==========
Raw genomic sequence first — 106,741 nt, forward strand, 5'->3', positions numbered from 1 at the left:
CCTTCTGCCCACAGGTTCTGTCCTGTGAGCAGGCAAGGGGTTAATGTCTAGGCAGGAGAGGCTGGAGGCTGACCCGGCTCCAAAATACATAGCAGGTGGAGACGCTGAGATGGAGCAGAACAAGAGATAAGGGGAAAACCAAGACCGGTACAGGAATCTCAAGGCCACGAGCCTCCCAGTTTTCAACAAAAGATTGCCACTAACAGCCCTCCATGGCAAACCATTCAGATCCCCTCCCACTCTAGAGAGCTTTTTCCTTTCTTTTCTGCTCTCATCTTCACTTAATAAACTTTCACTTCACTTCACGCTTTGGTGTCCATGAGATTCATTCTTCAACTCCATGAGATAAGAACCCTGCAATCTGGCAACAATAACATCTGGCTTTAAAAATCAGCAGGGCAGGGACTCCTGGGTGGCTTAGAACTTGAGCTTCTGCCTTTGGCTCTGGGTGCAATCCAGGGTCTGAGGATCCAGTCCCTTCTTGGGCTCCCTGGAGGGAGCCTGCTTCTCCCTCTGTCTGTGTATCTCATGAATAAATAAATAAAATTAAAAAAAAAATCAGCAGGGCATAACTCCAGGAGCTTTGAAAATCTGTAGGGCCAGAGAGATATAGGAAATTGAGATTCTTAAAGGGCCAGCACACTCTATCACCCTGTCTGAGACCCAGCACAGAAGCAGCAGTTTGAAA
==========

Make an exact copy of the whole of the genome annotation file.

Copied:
Raw genomic sequence first — 106,741 nt, forward strand, 5'->3', positions numbered from 1 at the left:
CCTTCTGCCCACAGGTTCTGTCCTGTGAGCAGGCAAGGGGTTAATGTCTAGGCAGGAGAGGCTGGAGGCTGACCCGGCTCCAAAATACATAGCAGGTGGAGACGCTGAGATGGAGCAGAACAAGAGATAAGGGGAAAACCAAGACCGGTACAGGAATCTCAAGGCCACGAGCCTCCCAGTTTTCAACAAAAGATTGCCACTAACAGCCCTCCATGGCAAACCATTCAGATCCCCTCCCACTCTAGAGAGCTTTTTCCTTTCTTTTCTGCTCTCATCTTCACTTAATAAACTTTCACTTCACTTCACGCTTTGGTGTCCATGAGATTCATTCTTCAACTCCATGAGATAAGAACCCTGCAATCTGGCAACAATAACATCTGGCTTTAAAAATCAGCAGGGCAGGGACTCCTGGGTGGCTTAGAACTTGAGCTTCTGCCTTTGGCTCTGGGTGCAATCCAGGGTCTGAGGATCCAGTCCCTTCTTGGGCTCCCTGGAGGGAGCCTGCTTCTCCCTCTGTCTGTGTATCTCATGAATAAATAAATAAAATTAAAAAAAAAATCAGCAGGGCATAACTCCAGGAGCTTTGAAAATCTGTAGGGCCAGAGAGATATAGGAAATTGAGATTCTTAAAGGGCCAGCACACTCTATCACCCTGTCTGAGACCCAGCACAGAAGCAGCAGTTTGAAA